When Should You Visit Machu Picchu?

More than 1 million people visit Machu Picchu each year. Peru and UNESCO have jointly agreed to limit daily entrances to 2,500 visitors; although that limit is generally respected, it is also regularly exceeded by 10% to 15% during holidays.

Peak visitation months are May, July, August, September, and December. The less crowed months (our favorite times to visit) include April, June, and early October.

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Seasons

The region surrounding Machu Picchu has two main seasons: wet and dry. The wet season begins in late October and extends into April. If you’re concerned about rain, keep in mind that Machu Picchu is situated in a tropical forest zone on the eastern slope of the Andes. This is upper Amazon Basin; in an average year, rain falls on 8 out of 10 days. Average humidity is around 65% to 80% year-round.

Still, these are rarely torrential downpours. Even during the wettest month, January, rainfall averages only 6.1 inches for the month—about one-fifth of an inch per day. In case you’re wondering, lightning is uncommon, but it can occur. At this latitude, Machu Picchu isn’t high enough for snow.

A perfect photo of the ancient city of Machu Picchu, taken on a family vacation hiking tour in Peru

What about the wet season month of December, when many North Americans have enough vacation time to travel internationally? Average December rainfall is usually under 5 inches for the month.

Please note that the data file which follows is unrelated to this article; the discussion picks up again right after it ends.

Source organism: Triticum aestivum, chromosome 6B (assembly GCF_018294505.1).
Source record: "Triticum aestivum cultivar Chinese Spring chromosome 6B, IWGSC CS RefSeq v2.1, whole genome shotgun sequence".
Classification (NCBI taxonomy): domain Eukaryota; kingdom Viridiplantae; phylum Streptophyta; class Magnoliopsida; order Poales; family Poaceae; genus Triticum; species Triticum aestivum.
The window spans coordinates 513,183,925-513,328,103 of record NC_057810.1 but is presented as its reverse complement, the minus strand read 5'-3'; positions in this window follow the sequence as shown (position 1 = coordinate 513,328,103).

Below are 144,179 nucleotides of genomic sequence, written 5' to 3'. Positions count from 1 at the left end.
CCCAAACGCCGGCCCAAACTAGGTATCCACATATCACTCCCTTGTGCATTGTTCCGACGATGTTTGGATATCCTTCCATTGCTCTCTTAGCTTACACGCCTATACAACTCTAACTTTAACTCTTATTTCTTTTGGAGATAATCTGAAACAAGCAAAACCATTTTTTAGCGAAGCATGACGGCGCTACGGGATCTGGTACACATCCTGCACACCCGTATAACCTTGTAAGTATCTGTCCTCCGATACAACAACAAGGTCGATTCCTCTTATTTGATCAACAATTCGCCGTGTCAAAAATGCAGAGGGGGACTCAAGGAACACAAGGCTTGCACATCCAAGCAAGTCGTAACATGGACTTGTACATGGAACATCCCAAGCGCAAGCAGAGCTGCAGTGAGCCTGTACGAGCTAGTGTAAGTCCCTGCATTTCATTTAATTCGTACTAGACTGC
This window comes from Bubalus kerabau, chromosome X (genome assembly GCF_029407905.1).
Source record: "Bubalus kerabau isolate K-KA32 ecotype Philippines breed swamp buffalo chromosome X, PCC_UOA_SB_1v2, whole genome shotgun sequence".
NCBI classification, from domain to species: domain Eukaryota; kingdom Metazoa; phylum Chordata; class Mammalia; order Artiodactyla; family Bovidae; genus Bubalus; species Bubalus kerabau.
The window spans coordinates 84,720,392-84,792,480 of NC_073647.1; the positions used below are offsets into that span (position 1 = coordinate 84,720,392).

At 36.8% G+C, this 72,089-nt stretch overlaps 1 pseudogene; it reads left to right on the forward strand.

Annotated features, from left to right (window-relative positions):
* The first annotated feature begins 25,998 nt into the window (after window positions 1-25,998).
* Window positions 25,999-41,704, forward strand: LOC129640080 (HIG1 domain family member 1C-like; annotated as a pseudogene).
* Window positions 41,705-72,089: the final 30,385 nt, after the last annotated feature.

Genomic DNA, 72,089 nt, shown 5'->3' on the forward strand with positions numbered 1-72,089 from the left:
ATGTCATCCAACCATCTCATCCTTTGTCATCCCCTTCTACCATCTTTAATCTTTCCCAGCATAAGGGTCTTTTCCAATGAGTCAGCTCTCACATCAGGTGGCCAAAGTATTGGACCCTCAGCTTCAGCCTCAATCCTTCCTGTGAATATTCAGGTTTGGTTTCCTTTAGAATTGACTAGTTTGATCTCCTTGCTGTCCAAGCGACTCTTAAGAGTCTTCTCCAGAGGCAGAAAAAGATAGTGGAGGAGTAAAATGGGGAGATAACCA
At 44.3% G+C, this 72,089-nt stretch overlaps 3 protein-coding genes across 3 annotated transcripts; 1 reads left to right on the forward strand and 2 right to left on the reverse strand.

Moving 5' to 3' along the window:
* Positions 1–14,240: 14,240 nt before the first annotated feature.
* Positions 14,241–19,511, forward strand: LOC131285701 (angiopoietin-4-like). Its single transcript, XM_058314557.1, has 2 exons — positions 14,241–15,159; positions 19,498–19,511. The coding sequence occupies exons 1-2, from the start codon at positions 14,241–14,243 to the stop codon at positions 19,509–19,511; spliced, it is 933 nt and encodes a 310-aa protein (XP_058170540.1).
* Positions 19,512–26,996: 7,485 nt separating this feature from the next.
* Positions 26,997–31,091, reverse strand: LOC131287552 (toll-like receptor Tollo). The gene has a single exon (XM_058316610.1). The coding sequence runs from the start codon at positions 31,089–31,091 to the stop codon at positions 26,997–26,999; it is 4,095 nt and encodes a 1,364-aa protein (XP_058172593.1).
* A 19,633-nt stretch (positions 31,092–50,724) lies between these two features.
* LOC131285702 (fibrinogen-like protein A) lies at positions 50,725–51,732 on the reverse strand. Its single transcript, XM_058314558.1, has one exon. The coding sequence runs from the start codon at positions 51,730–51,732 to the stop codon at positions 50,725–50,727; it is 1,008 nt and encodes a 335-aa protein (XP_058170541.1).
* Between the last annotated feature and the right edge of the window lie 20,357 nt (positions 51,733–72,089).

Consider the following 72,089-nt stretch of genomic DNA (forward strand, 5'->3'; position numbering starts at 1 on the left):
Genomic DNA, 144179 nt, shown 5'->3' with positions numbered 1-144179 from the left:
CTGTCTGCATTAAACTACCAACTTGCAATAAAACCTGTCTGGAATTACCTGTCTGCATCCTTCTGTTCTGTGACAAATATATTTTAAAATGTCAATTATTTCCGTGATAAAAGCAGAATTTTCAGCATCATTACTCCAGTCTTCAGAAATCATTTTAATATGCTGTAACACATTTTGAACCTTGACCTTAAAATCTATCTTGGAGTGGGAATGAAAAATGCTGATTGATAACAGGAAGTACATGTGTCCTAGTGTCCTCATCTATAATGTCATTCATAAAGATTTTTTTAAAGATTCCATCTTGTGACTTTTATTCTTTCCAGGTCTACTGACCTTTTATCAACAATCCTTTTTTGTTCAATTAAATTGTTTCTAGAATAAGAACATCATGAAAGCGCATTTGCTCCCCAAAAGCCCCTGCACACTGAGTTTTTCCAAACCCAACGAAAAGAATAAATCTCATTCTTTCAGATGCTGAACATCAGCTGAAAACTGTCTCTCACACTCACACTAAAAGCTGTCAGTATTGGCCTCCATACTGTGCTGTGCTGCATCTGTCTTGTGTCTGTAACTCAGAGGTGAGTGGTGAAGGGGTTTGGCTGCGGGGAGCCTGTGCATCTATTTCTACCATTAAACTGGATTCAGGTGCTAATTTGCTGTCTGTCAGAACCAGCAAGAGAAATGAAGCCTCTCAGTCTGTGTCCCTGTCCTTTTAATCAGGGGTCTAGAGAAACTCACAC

During the wet season, mist and clouds can obscure the site at sunrise. These clouds usually dissipate as the day progresses and the air warms. The wet season’s dramatic skies nourish bright green landscapes. For those reasons, many photographers request to visit in wetter months. Those postcard or magazine photos of an emerald Machu Picchu shrouded in mist? Those were shot during wet season.

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As soil saturation increases over the wet season, the ground becomes more unstable. Landslides, which usually only interrupt train travel, are more common in January and February. Due to rain, flight delays to and from Cusco are more common in those months.

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During the drier months of May to September, average monthly rainfall is under 2 inches. June, July, and August tend to be the sunniest months. Clearer skies mean more visitors; June is busy around the solstice, and August is a top travel month for Europeans.

Golden sunrise over the ancient Inca city of Machu Picchu

Temperatures don’t vary much throughout the year. Average highs are near 70F in early afternoon, although highs can reach into the 80s. Overnight lows average in the low 40s from September to April, but dip into the mid-30s from May to August.

A Caracara falcon, perched on an overlook of Machu Picchu, spotted on a tour of Peru's anchient ruins

No matter when you visit, weather at Machu Picchu can surprise you. Mist and rain can be present at any time of year; even September has its drizzly days, and March can be surprisingly sunny. Machu Picchu is surrounded on three sides by the Urubamba River. Morning mists, rising from the river, are common. So are rainbows, even in dry season.